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History means a lot to Billy Mitchell. The 42-year-old gamer from Hollywood has had a long one, beginning back in 1982, when he first set the world record in the arcade game Donkey Kong. Mitchell was a master behind the joystick — manipulating the popular gnome-like action hero Mario as he dodges and hammers Kong's colossal barrels — on the way to the gaming pantheon. He's been crowned the Video Game Player of the Century, was the first to record a perfect game in Pac Man, and once logged more than 47 straight hours playing Centipede.
These days, Billy Mitchell is trying to prevent history from being revised, and, he says, his reputation tarnished by a newly released documentary.
At the moment, though, he's having technical difficulties. "My computer's not the best machine," he says, fumbling through his AOL e-mail interface. A Portland website has just reviewed The King of Kong: A Fistful of Quarters — a film about Donkey Kong in which Mitchell costars — and he's trying to write a response. He pokes at his keyboard with a single outstretched forefinger, making a steady clacking sound like an antique typewriter, like someone's technically challenged grandfather trying to log onto the Internet for the first time — not the gaming genius he's been perceived as throughout his career.
Mitchell clicks on a link, and up pops the review he's responding to. At the bottom of the page, written in all capital letters, are the words: "I HATE BILLY MITCHELL."
It's a harsh review but not an uncommon one. Since The King of Kong debuted this January at the Slamdance Film Festival, Mitchell has heard countless reports of how deceitful and villainous he appears on screen.
The documentary, from Launchpad Productions, directed by Seth Gordon, opened locally last week at Sunrise Cinemas Las Olas Riverfront. Mostly, it follows Steve Wiebe, a middle-school science teacher from Redmond, Washington, who's on his own quixotic mission to become the best Donkey Kong player in the world. It seems like a reasonable goal until Mitchell shows up as the film's mulleted scoundrel, thwarting Wiebe's efforts at every turn. He appears to plot to undermine Wiebe's scores, dodging every chance to play in public, even pitting a sweet old lady against his rival. Audiences hiss at Mitchell's seemingly unprovoked malice as passionately as they cheer for Wiebe's naive resolve.
Mitchell says the image the film creates of him is simply not real. He insists that he never dodged Wiebe or stood in his way.
"I had been ignoring this for months," he says. "I can be called a bad guy — so what? But it really bothers me emotionally to have my friends and family get portrayed in a negative light. I want to do this so people know the truth."
For the record, both Wiebe and Launchpad say the film captures Mitchell authentically.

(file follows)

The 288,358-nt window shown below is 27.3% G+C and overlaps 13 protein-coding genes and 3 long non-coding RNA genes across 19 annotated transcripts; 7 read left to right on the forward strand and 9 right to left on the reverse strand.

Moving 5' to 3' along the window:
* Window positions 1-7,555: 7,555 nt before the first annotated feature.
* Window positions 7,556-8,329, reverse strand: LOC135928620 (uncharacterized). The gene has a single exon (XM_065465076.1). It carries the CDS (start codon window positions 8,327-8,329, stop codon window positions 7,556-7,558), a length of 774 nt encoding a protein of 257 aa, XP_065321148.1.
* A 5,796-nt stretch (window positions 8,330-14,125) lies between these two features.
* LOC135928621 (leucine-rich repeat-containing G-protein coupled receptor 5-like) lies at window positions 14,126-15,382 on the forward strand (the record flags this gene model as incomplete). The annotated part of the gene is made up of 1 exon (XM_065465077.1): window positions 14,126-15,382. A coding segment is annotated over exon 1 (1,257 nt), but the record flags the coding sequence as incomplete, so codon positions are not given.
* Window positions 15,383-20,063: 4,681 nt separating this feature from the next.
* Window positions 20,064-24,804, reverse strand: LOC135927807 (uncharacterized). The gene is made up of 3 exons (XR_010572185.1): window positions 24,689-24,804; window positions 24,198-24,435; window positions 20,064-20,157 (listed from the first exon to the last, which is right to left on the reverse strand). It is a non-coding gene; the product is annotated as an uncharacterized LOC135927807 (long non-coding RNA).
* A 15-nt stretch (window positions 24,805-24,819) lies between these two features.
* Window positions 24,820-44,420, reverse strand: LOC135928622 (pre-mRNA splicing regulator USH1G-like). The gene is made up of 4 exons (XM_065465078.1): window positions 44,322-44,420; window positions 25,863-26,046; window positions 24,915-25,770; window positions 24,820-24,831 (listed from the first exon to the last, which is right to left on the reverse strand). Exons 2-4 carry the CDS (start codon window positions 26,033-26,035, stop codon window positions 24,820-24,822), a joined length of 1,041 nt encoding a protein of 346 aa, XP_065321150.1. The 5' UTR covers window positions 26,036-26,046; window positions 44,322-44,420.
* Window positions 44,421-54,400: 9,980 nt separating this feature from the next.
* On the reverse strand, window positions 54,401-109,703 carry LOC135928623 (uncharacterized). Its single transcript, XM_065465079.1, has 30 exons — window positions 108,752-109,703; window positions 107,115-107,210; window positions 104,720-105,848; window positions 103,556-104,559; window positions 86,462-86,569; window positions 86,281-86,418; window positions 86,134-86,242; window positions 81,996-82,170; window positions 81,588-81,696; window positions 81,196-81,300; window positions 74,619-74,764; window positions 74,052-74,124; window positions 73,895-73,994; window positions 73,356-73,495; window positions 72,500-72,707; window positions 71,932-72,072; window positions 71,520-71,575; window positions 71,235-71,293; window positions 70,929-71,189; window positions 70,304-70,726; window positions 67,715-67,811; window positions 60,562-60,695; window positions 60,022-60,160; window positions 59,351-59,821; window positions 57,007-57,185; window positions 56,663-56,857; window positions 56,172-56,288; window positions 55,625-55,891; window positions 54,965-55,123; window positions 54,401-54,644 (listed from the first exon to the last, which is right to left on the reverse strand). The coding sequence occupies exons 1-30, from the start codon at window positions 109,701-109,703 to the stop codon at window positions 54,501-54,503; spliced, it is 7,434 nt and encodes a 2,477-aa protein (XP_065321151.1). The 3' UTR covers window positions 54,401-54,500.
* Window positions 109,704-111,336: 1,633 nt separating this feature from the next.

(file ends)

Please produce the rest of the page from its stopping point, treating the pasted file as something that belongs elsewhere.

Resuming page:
Mitchell is sitting in his small, aged office at Rickey's Restaurant & Lounge in Hollywood — the family business he's managed since 1985. The room is lined with yellowed papers, bottles of hot sauce that share the restaurant's name, and a series of black-framed pictures featuring sinewy horses with names etched below them. "It's something we used to do," Mitchell says of the time when his family owned racehorses.
So much of what Mitchell does is focused on his family. If he's not in his office, coordinating shipments or answering calls from customers curious about the shelf life of his hot sauce, he's shuttling his two young children around to school and athletics (he has another daughter at Florida State). He doesn't have much time for games, he says — the very things that have formed such an important part of his life. In fact, you won't find any type of game, let alone a classic Donkey Kong cabinet, anywhere in his home. "As each year goes on, videogames take more of a back seat," he admits. "The memories of videogames captivate my past. As far as the future goes, it's almost entirely my family."
For Mitchell, the declining role of gaming in his life is just one of the omissions that would've changed his portrayal in Kong — left out, he believes, to create a history that fits a specific vision: That Billy Mitchell, the megalomaniac gamer, and Steve Wiebe, a dejected family man, were intense rivals.
"The idea that we hate each other is crazy," Mitchell says. "If I operated the way the movie says I do, I'd feel like I always need a shower."
In the film, Mitchell comes across as an oily competitor who avoids any chance to compete against Wiebe. Viewers first see him dodge Wiebe at the Funspot competition in February 2005. Instead of traveling to the event to compete, Mitchell sends 80-year-old Q Bert champ Doris Self to the contest with a videotaped score. We feel Mitchell's icy grip from afar as he plots against Wiebe via telephone. We see Walter Day — founder of Twin Galaxies, an organization that acts as gaming referee — squash Wiebe's aspirations of claiming a record through live play by posting Mitchell's seemingly dubious taped score as the new record on the TG website.